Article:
Friday 22 July 2016

Artefact Hunting and Blood Sports

Heritage action British Museum playing a supportive role in killing for fun?
the Chilmark and Clifton Foot Beagles are holding another metal detecting rally and PAS are going again [Annual CCFB Rally 4th September 2016]. As we said last year, you can search the world and never find such a crass event where cultural exploiters fill the coffers of wildlife exploiters and officials from a national museum sit at a folding table legitimising it all.
This years site is at Keynsham near Bristol and as tekkies say "the area looks interesting". And the FLO's name is....? Perhaps he or she will drape the finds recording table with entrails to make the hunting set feel more at home as they bring in the disembowelled remains of the region's archaeological record for them to look at.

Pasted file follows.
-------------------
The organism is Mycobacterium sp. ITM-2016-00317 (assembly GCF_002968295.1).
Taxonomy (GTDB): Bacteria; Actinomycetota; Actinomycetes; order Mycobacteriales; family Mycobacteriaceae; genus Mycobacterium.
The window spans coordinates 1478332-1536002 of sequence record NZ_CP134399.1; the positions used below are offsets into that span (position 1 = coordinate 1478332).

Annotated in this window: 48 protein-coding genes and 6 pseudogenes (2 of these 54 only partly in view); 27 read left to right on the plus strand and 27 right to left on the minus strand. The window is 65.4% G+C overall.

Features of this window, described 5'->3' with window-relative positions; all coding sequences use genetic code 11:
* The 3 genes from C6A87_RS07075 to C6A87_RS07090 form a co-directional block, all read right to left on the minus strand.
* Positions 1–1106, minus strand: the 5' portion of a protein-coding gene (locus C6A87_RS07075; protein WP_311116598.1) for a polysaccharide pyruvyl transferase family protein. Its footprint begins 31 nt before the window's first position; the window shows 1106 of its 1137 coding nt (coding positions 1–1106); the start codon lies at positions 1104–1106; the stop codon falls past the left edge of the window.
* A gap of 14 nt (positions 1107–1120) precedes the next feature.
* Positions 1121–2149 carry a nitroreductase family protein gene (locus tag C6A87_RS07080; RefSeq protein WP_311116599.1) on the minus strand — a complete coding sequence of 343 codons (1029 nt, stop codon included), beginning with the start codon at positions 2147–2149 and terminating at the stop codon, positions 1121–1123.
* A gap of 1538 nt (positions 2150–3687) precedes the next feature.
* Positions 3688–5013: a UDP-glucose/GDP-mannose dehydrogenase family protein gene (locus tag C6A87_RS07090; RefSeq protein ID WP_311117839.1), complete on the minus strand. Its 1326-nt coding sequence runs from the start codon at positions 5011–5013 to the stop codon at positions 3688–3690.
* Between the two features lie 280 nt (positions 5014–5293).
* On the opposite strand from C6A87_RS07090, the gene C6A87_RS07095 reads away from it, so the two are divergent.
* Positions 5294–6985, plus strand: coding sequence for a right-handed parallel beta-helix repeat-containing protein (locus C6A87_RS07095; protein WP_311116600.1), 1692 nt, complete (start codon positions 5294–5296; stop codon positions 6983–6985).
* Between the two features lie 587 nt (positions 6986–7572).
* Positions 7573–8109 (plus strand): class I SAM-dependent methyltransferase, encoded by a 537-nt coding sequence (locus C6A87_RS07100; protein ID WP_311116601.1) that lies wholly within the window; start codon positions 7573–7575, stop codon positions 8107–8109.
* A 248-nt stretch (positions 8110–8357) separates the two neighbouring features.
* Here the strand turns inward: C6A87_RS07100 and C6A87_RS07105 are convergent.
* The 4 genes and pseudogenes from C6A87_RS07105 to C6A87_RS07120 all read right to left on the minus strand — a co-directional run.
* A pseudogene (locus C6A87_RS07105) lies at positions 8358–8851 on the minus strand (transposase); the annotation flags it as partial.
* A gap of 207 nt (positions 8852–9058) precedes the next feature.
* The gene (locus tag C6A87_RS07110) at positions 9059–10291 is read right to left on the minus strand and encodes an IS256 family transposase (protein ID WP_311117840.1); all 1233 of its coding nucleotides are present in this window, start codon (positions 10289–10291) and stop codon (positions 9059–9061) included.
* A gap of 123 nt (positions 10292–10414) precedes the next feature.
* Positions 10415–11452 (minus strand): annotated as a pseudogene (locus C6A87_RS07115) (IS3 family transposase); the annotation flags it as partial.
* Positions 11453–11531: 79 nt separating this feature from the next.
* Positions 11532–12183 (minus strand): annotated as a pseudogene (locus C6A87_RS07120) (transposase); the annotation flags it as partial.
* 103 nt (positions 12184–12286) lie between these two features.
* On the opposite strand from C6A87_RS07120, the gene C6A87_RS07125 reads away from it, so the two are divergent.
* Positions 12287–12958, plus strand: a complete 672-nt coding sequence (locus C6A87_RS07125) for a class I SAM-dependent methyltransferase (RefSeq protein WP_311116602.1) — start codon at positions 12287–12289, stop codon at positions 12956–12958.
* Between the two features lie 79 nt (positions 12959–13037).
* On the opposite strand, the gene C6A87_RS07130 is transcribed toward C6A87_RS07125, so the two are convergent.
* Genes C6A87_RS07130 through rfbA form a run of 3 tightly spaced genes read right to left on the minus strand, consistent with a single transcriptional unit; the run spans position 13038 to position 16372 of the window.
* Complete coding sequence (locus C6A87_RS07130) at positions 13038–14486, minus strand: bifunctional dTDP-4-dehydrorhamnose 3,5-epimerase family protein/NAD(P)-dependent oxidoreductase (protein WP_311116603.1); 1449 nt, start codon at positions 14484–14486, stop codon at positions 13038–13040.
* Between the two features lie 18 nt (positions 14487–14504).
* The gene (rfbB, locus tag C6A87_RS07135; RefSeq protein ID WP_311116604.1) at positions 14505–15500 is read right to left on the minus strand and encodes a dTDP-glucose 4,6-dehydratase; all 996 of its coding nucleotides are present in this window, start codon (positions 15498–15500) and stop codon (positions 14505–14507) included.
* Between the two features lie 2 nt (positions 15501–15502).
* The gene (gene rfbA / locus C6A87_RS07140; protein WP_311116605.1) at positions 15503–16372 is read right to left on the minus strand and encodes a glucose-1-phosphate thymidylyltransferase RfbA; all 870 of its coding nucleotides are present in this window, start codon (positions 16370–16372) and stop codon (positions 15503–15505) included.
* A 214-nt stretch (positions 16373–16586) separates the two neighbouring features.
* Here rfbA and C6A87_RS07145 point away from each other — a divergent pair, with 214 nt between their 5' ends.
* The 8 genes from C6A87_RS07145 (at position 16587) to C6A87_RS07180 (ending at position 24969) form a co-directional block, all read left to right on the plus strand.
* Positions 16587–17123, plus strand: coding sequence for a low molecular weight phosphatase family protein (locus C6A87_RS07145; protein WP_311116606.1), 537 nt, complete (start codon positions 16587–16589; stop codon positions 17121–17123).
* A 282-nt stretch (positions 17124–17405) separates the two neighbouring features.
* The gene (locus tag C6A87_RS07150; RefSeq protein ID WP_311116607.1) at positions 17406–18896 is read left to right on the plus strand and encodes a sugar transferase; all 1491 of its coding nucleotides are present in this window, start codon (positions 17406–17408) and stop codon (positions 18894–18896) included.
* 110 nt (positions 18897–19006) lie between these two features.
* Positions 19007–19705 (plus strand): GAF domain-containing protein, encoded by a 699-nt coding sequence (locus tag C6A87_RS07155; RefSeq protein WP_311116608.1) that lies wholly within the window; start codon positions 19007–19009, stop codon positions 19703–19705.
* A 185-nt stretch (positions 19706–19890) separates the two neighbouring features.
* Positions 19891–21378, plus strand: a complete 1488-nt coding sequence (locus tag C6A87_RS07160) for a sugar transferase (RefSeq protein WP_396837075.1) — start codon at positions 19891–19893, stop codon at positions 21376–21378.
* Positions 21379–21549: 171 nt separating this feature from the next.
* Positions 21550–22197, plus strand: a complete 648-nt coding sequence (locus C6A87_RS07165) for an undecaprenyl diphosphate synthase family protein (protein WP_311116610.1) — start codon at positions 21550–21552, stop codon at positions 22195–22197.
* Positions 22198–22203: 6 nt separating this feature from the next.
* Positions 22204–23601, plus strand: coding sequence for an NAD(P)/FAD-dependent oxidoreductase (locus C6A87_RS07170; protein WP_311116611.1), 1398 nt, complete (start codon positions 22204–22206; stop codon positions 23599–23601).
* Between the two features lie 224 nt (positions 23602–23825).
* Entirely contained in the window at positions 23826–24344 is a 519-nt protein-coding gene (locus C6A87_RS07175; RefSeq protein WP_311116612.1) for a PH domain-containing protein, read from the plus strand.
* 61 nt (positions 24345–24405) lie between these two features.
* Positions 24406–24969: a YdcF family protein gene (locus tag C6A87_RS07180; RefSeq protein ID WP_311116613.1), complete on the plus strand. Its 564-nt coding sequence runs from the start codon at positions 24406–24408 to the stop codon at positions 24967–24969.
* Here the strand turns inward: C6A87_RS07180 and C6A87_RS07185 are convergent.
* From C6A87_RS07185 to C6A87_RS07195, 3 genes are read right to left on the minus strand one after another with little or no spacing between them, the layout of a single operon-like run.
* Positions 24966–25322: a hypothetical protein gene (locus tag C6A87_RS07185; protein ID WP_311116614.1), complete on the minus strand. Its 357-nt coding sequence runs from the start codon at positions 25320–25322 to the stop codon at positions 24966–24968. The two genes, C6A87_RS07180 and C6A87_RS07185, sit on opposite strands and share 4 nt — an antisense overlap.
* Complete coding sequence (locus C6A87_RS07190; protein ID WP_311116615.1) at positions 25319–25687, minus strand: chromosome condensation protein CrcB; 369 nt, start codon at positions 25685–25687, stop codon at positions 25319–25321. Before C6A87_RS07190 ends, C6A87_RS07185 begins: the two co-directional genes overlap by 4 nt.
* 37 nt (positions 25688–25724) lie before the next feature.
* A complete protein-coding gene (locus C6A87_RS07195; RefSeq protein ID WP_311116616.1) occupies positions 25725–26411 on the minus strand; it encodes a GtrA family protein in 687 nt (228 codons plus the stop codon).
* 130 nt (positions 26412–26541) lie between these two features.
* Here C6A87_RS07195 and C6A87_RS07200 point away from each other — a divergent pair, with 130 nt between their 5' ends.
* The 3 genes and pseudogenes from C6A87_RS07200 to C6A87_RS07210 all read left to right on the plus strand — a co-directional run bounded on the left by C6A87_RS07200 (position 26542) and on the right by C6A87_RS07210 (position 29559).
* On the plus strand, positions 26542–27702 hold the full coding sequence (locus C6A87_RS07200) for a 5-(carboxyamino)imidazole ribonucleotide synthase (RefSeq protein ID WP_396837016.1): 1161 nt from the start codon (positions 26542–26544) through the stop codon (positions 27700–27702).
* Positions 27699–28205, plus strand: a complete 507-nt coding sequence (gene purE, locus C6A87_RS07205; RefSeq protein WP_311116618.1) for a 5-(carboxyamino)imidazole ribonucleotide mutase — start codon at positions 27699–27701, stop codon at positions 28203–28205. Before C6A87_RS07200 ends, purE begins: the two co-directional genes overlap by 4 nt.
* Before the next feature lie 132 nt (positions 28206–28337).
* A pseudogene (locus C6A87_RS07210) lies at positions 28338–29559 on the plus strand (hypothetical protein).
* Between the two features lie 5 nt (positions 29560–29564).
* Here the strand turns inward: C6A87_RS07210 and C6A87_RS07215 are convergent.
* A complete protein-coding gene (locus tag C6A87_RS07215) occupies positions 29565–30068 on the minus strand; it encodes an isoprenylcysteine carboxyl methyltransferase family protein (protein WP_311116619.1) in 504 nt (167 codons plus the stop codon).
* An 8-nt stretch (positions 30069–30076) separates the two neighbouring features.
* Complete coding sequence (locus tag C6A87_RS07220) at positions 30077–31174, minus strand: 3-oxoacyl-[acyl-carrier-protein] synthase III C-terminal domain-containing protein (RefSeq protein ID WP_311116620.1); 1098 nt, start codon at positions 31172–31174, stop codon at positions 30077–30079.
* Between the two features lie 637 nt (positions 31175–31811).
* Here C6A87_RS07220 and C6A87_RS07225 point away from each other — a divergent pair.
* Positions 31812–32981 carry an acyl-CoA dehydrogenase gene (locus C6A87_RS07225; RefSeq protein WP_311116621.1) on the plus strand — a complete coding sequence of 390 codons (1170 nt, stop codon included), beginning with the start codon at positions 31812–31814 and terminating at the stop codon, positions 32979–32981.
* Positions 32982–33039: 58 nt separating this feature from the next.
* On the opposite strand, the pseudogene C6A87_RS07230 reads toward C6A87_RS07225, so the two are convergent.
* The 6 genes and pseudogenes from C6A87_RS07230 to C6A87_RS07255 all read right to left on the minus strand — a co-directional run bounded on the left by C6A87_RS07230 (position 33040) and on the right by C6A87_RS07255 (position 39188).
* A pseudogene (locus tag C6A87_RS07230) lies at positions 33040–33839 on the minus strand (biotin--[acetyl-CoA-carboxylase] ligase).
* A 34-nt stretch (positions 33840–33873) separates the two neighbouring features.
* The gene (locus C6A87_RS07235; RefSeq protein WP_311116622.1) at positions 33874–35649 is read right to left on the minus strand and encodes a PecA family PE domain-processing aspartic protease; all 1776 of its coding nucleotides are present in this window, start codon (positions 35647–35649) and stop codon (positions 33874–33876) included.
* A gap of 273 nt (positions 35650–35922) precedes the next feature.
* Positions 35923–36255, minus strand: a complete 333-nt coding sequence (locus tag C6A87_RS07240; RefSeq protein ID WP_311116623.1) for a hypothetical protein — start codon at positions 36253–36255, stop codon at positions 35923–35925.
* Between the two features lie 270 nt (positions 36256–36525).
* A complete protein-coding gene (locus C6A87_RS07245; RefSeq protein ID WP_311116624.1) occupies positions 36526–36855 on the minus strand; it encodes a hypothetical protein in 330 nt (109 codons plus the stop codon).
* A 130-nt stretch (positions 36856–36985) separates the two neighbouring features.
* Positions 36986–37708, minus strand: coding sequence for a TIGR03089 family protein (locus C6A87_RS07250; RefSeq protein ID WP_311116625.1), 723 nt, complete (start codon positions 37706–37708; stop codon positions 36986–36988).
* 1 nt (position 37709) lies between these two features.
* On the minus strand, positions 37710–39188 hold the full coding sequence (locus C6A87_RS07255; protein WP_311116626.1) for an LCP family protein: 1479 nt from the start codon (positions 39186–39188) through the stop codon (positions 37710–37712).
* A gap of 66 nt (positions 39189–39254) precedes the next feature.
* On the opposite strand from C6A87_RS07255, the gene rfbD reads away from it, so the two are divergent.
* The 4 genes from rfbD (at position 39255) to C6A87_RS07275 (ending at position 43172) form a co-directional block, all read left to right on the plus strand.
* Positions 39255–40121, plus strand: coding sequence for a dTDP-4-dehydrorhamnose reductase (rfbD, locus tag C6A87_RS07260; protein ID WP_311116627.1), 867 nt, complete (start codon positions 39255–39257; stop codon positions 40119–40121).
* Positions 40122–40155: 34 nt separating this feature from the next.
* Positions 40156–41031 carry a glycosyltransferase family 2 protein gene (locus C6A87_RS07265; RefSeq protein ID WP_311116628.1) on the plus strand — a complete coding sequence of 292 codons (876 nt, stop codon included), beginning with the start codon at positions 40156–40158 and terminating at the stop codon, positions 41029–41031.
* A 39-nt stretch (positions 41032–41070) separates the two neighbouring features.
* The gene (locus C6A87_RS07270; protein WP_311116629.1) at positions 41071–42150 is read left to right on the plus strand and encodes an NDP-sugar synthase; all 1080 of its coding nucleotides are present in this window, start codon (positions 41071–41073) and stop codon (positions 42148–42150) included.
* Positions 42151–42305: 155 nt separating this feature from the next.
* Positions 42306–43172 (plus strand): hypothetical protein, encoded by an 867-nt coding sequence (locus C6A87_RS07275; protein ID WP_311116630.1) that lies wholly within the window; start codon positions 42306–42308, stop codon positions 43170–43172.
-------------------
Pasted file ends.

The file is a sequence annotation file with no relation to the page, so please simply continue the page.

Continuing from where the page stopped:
Bottle Digging as Archaeology

The Centre of East Anglian Studies at the University of East Anglia has been digging Victorian and Edwardian rubbish dumps in a community excavation project involving researchers, student diggers, and local history societies called What East Anglia Threw Away. This investigates a region through its rubbish in the era before World War I.